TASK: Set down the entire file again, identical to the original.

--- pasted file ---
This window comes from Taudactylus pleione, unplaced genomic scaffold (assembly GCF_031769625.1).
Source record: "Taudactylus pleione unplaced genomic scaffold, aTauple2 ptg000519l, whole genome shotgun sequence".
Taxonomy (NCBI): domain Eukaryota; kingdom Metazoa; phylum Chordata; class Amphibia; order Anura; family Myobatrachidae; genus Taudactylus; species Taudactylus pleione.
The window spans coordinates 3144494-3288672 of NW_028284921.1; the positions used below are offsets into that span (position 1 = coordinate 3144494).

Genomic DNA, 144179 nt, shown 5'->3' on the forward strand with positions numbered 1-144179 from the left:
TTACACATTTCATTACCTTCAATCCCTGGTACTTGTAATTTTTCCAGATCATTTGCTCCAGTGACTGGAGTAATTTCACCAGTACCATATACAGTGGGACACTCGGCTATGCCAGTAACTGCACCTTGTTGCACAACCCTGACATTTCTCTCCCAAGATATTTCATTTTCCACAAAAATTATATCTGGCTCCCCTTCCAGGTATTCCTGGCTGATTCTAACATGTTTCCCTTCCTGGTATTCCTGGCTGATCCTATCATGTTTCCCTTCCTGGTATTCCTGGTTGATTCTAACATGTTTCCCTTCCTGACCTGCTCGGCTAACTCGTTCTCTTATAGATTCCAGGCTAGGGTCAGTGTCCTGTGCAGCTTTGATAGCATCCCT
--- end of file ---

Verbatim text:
This window comes from Taudactylus pleione, unplaced genomic scaffold (assembly GCF_031769625.1).
Source record: "Taudactylus pleione unplaced genomic scaffold, aTauple2 ptg000519l, whole genome shotgun sequence".
Taxonomy (NCBI): domain Eukaryota; kingdom Metazoa; phylum Chordata; class Amphibia; order Anura; family Myobatrachidae; genus Taudactylus; species Taudactylus pleione.
The window spans coordinates 3144494-3288672 of NW_028284921.1; the positions used below are offsets into that span (position 1 = coordinate 3144494).

Genomic DNA, 144179 nt, shown 5'->3' on the forward strand with positions numbered 1-144179 from the left:
TTACACATTTCATTACCTTCAATCCCTGGTACTTGTAATTTTTCCAGATCATTTGCTCCAGTGACTGGAGTAATTTCACCAGTACCATATACAGTGGGACACTCGGCTATGCCAGTAACTGCACCTTGTTGCACAACCCTGACATTTCTCTCCCAAGATATTTCATTTTCCACAAAAATTATATCTGGCTCCCCTTCCAGGTATTCCTGGCTGATTCTAACATGTTTCCCTTCCTGGTATTCCTGGCTGATCCTATCATGTTTCCCTTCCTGGTATTCCTGGTTGATTCTAACATGTTTCCCTTCCTGACCTGCTCGGCTAACTCGTTCTCTTATAGATTCCAGGCTAGGGTCAGTGTCCTGTGCAGCTTTGATAGCATCCCT